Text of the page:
It is certain that the potential cash flow will be impacted due to lower oil price, but Lundin Petroleum has been able to execute big projects with success even in a low price environment. One of the key factors is sufficient liquidity buffer and the Edvard Grieg will ensure that liquidity remains ample for investment in Johan Sverdrup development.
Robust 2016 Drilling Schedule
Lundin Petroleum has a $700 million in undrawn credit facility and the company's growth will also be funded by higher cash flows in 2016 coming from production upside. When I re-initiated Lundin in August 2015, my projection (base case at $50 per barrel oil) was EBITDA of $923 million for 2016.
With oil at $30 per barrel, this projection does not hold well, but cash flows from production upside will still ensure that Lundin Petroleum has at least $1.5 billion in liquidity for investment through 2016.
In January 2016 presentation, Lundin Petroleum has provided an initial exploration and appraisal outlook for the year. The company is targeting net resources of 270mmboe from six exploration wells and two appraisal wells to be drilled in 2016. Since the outlook has been provided in January 2016, it discounts the low oil price factor and the plan still remains aggressive.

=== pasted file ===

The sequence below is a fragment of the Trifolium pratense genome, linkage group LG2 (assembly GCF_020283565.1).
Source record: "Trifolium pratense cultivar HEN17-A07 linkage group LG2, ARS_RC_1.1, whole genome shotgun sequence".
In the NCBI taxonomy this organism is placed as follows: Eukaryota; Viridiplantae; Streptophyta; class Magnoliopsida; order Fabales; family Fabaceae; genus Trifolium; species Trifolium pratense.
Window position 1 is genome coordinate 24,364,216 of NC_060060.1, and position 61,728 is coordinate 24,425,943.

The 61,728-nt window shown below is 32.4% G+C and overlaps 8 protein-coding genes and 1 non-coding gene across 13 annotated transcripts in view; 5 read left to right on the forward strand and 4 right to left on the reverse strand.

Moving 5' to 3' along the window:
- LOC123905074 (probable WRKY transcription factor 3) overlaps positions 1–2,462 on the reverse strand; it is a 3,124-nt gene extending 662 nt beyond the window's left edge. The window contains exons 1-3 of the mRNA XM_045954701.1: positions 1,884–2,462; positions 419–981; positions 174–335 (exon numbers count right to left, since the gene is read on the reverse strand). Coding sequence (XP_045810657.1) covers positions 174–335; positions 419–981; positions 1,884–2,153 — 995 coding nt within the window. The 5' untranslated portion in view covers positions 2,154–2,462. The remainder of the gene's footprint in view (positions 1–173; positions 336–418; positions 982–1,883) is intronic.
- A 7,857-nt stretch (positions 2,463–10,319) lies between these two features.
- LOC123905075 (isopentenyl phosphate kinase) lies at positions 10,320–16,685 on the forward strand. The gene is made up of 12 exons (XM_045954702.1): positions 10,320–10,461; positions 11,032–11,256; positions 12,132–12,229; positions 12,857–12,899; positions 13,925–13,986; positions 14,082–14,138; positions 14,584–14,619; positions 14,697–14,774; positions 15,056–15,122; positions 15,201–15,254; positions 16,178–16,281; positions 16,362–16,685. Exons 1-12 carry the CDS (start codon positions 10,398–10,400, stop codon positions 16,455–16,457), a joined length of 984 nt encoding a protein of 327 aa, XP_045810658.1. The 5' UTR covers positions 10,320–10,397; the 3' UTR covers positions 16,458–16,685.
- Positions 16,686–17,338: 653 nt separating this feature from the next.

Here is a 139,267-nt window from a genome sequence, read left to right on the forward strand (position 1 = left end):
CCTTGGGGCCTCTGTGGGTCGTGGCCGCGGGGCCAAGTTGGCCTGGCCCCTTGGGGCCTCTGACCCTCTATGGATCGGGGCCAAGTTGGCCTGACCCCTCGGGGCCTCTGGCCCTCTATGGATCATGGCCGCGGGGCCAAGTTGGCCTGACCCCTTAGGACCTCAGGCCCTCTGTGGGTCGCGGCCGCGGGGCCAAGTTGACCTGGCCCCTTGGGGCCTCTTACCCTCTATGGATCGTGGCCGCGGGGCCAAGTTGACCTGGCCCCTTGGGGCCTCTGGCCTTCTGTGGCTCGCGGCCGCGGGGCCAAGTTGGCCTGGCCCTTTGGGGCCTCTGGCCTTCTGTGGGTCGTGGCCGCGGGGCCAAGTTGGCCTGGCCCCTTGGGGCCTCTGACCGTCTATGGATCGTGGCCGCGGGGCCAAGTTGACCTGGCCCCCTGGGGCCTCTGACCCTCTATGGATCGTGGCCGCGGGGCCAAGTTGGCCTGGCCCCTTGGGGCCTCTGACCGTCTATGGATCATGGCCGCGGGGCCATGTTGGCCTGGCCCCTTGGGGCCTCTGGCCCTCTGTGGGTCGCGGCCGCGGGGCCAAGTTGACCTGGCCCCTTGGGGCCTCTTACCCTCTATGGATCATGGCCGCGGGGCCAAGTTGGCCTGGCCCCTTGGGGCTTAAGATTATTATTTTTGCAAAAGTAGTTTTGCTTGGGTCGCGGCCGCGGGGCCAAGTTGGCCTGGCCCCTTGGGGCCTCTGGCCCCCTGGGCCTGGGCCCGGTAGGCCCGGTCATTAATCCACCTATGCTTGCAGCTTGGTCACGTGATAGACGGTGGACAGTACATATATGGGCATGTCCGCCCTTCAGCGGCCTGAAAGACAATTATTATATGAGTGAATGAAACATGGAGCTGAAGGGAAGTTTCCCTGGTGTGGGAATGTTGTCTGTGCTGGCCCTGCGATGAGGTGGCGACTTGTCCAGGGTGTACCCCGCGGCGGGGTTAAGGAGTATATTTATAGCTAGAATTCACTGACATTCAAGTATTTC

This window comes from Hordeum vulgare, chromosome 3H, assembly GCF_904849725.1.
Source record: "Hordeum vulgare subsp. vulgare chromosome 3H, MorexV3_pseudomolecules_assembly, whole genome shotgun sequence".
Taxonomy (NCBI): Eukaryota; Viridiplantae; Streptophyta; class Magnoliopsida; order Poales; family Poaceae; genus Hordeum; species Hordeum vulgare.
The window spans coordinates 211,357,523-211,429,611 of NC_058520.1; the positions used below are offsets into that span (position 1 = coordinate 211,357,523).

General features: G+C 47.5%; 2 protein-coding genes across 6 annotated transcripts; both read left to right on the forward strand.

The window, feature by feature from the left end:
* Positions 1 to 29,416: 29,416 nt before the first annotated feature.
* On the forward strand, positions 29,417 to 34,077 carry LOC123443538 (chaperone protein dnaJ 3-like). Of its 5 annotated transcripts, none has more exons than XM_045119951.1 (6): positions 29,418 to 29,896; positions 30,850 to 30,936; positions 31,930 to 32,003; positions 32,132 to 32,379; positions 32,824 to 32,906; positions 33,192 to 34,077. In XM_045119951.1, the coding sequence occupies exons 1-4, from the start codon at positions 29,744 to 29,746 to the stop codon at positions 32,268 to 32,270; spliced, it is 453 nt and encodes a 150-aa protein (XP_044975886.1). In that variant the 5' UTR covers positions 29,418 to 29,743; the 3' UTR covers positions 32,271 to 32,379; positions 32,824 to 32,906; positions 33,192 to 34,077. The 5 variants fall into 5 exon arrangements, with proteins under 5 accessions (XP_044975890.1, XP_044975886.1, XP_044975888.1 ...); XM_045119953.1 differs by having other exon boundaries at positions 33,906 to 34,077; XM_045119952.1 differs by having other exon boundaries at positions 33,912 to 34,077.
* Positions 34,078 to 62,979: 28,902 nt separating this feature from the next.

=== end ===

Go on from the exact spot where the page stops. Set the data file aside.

Therefore, I expect Lundin Petroleum to remain sideways or trend meaningfully higher in 2016 if oil prices recover. Even with a sideways movement assumption, I believe that exposure can be considered to the stock from a valuation perspective.
It will be hard to find oil & gas exploration stocks that have yielded positive returns in the last one year. Lundin Petroleum stands firm and the resilience is backed by strong fundamental developments, game changing assets and strong financial flexibility.
Statoil buying minority stake in the company further underscores the potential that the company's assets hold. The stock is sideways with declining oil prices and the stock is likely to surge once there are signs of sustained recovery in oil prices.
Disclosure: I/we have no positions in any stocks mentioned, and no plans to initiate any positions within the next 72 hours.
I wrote this article myself, and it expresses my own opinions. I am not receiving compensation for it (other than from Seeking Alpha). I have no business relationship with any company whose stock is mentioned in this article.